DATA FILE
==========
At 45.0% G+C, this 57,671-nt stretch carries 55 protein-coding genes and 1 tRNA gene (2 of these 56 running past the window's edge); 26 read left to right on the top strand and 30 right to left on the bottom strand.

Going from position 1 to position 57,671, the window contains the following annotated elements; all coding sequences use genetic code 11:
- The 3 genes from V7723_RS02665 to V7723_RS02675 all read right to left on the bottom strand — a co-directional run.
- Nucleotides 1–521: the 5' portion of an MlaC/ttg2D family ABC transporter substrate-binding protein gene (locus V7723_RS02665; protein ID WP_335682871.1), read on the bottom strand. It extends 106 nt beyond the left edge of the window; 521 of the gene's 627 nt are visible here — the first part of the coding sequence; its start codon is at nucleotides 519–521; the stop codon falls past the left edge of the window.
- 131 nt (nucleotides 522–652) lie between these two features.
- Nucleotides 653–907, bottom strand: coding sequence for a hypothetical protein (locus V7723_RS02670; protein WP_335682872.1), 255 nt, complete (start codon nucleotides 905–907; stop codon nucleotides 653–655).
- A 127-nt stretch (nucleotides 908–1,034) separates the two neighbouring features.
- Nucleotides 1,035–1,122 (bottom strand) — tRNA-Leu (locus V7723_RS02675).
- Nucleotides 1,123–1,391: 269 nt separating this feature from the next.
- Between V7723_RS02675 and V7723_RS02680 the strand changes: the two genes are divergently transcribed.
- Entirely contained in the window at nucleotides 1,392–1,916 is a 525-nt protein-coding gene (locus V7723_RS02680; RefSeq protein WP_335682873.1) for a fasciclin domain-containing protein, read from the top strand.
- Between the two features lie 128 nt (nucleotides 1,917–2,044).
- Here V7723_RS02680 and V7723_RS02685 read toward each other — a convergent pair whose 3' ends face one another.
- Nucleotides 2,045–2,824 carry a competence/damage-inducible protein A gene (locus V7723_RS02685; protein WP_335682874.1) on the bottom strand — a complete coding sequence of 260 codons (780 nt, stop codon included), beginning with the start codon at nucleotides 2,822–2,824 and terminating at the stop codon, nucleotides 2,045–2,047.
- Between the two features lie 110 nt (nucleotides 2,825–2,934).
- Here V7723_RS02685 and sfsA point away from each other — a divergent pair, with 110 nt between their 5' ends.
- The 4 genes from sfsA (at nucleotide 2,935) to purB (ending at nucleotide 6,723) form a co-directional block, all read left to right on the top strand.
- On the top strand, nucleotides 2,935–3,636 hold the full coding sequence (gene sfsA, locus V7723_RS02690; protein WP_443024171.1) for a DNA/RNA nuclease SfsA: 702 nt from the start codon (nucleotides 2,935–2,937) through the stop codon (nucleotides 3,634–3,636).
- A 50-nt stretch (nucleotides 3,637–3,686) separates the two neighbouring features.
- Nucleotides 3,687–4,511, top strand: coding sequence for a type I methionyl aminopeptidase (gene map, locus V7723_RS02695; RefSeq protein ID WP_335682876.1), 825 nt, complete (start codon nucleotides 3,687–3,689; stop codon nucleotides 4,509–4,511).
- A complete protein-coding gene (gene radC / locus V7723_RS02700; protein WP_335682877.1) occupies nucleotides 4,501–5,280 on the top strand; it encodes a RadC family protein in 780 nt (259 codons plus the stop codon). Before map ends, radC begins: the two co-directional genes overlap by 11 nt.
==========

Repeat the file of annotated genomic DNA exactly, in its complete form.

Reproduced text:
At 45.0% G+C, this 57,671-nt stretch carries 55 protein-coding genes and 1 tRNA gene (2 of these 56 running past the window's edge); 26 read left to right on the top strand and 30 right to left on the bottom strand.

Going from position 1 to position 57,671, the window contains the following annotated elements; all coding sequences use genetic code 11:
- The 3 genes from V7723_RS02665 to V7723_RS02675 all read right to left on the bottom strand — a co-directional run.
- Nucleotides 1–521: the 5' portion of an MlaC/ttg2D family ABC transporter substrate-binding protein gene (locus V7723_RS02665; protein ID WP_335682871.1), read on the bottom strand. It extends 106 nt beyond the left edge of the window; 521 of the gene's 627 nt are visible here — the first part of the coding sequence; its start codon is at nucleotides 519–521; the stop codon falls past the left edge of the window.
- 131 nt (nucleotides 522–652) lie between these two features.
- Nucleotides 653–907, bottom strand: coding sequence for a hypothetical protein (locus V7723_RS02670; protein WP_335682872.1), 255 nt, complete (start codon nucleotides 905–907; stop codon nucleotides 653–655).
- A 127-nt stretch (nucleotides 908–1,034) separates the two neighbouring features.
- Nucleotides 1,035–1,122 (bottom strand) — tRNA-Leu (locus V7723_RS02675).
- Nucleotides 1,123–1,391: 269 nt separating this feature from the next.
- Between V7723_RS02675 and V7723_RS02680 the strand changes: the two genes are divergently transcribed.
- Entirely contained in the window at nucleotides 1,392–1,916 is a 525-nt protein-coding gene (locus V7723_RS02680; RefSeq protein WP_335682873.1) for a fasciclin domain-containing protein, read from the top strand.
- Between the two features lie 128 nt (nucleotides 1,917–2,044).
- Here V7723_RS02680 and V7723_RS02685 read toward each other — a convergent pair whose 3' ends face one another.
- Nucleotides 2,045–2,824 carry a competence/damage-inducible protein A gene (locus V7723_RS02685; protein WP_335682874.1) on the bottom strand — a complete coding sequence of 260 codons (780 nt, stop codon included), beginning with the start codon at nucleotides 2,822–2,824 and terminating at the stop codon, nucleotides 2,045–2,047.
- Between the two features lie 110 nt (nucleotides 2,825–2,934).
- Here V7723_RS02685 and sfsA point away from each other — a divergent pair, with 110 nt between their 5' ends.
- The 4 genes from sfsA (at nucleotide 2,935) to purB (ending at nucleotide 6,723) form a co-directional block, all read left to right on the top strand.
- On the top strand, nucleotides 2,935–3,636 hold the full coding sequence (gene sfsA, locus V7723_RS02690; protein WP_443024171.1) for a DNA/RNA nuclease SfsA: 702 nt from the start codon (nucleotides 2,935–2,937) through the stop codon (nucleotides 3,634–3,636).
- A 50-nt stretch (nucleotides 3,637–3,686) separates the two neighbouring features.
- Nucleotides 3,687–4,511, top strand: coding sequence for a type I methionyl aminopeptidase (gene map, locus V7723_RS02695; RefSeq protein ID WP_335682876.1), 825 nt, complete (start codon nucleotides 3,687–3,689; stop codon nucleotides 4,509–4,511).
- A complete protein-coding gene (gene radC / locus V7723_RS02700; protein WP_335682877.1) occupies nucleotides 4,501–5,280 on the top strand; it encodes a RadC family protein in 780 nt (259 codons plus the stop codon). Before map ends, radC begins: the two co-directional genes overlap by 11 nt.